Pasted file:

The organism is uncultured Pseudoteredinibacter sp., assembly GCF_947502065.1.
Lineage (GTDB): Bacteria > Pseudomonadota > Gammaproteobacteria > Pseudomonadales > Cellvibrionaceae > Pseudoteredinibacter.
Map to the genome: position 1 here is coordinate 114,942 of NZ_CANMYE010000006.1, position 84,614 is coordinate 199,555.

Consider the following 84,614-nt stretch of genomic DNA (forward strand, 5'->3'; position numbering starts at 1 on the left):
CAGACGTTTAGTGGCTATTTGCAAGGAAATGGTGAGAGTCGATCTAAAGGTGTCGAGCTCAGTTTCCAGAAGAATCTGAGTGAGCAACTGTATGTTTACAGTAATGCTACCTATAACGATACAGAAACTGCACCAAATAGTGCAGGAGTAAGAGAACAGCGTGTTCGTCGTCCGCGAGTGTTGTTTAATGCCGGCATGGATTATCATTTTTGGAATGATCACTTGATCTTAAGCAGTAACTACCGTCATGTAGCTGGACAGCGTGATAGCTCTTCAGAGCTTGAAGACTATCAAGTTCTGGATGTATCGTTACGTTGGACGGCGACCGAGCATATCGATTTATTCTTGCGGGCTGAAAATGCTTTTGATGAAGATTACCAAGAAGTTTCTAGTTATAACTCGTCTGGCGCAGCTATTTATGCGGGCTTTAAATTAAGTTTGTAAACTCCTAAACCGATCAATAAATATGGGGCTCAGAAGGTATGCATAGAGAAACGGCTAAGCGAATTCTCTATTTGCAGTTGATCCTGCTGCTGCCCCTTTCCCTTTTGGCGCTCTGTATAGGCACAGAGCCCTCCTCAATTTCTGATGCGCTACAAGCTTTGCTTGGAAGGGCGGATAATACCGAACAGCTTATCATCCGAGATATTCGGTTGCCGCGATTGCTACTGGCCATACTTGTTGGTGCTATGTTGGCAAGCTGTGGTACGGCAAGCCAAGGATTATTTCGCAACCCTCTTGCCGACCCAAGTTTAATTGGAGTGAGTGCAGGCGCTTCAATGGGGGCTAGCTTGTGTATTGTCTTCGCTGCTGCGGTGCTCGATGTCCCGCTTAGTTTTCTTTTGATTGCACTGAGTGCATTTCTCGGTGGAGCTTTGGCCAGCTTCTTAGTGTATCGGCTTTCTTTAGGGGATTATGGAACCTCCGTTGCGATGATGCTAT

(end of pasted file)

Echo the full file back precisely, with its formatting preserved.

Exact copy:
The organism is uncultured Pseudoteredinibacter sp., assembly GCF_947502065.1.
Lineage (GTDB): Bacteria > Pseudomonadota > Gammaproteobacteria > Pseudomonadales > Cellvibrionaceae > Pseudoteredinibacter.
Map to the genome: position 1 here is coordinate 114,942 of NZ_CANMYE010000006.1, position 84,614 is coordinate 199,555.

Consider the following 84,614-nt stretch of genomic DNA (forward strand, 5'->3'; position numbering starts at 1 on the left):
CAGACGTTTAGTGGCTATTTGCAAGGAAATGGTGAGAGTCGATCTAAAGGTGTCGAGCTCAGTTTCCAGAAGAATCTGAGTGAGCAACTGTATGTTTACAGTAATGCTACCTATAACGATACAGAAACTGCACCAAATAGTGCAGGAGTAAGAGAACAGCGTGTTCGTCGTCCGCGAGTGTTGTTTAATGCCGGCATGGATTATCATTTTTGGAATGATCACTTGATCTTAAGCAGTAACTACCGTCATGTAGCTGGACAGCGTGATAGCTCTTCAGAGCTTGAAGACTATCAAGTTCTGGATGTATCGTTACGTTGGACGGCGACCGAGCATATCGATTTATTCTTGCGGGCTGAAAATGCTTTTGATGAAGATTACCAAGAAGTTTCTAGTTATAACTCGTCTGGCGCAGCTATTTATGCGGGCTTTAAATTAAGTTTGTAAACTCCTAAACCGATCAATAAATATGGGGCTCAGAAGGTATGCATAGAGAAACGGCTAAGCGAATTCTCTATTTGCAGTTGATCCTGCTGCTGCCCCTTTCCCTTTTGGCGCTCTGTATAGGCACAGAGCCCTCCTCAATTTCTGATGCGCTACAAGCTTTGCTTGGAAGGGCGGATAATACCGAACAGCTTATCATCCGAGATATTCGGTTGCCGCGATTGCTACTGGCCATACTTGTTGGTGCTATGTTGGCAAGCTGTGGTACGGCAAGCCAAGGATTATTTCGCAACCCTCTTGCCGACCCAAGTTTAATTGGAGTGAGTGCAGGCGCTTCAATGGGGGCTAGCTTGTGTATTGTCTTCGCTGCTGCGGTGCTCGATGTCCCGCTTAGTTTTCTTTTGATTGCACTGAGTGCATTTCTCGGTGGAGCTTTGGCCAGCTTCTTAGTGTATCGGCTTTCTTTAGGGGATTATGGAACCTCCGTTGCGATGATGCTAT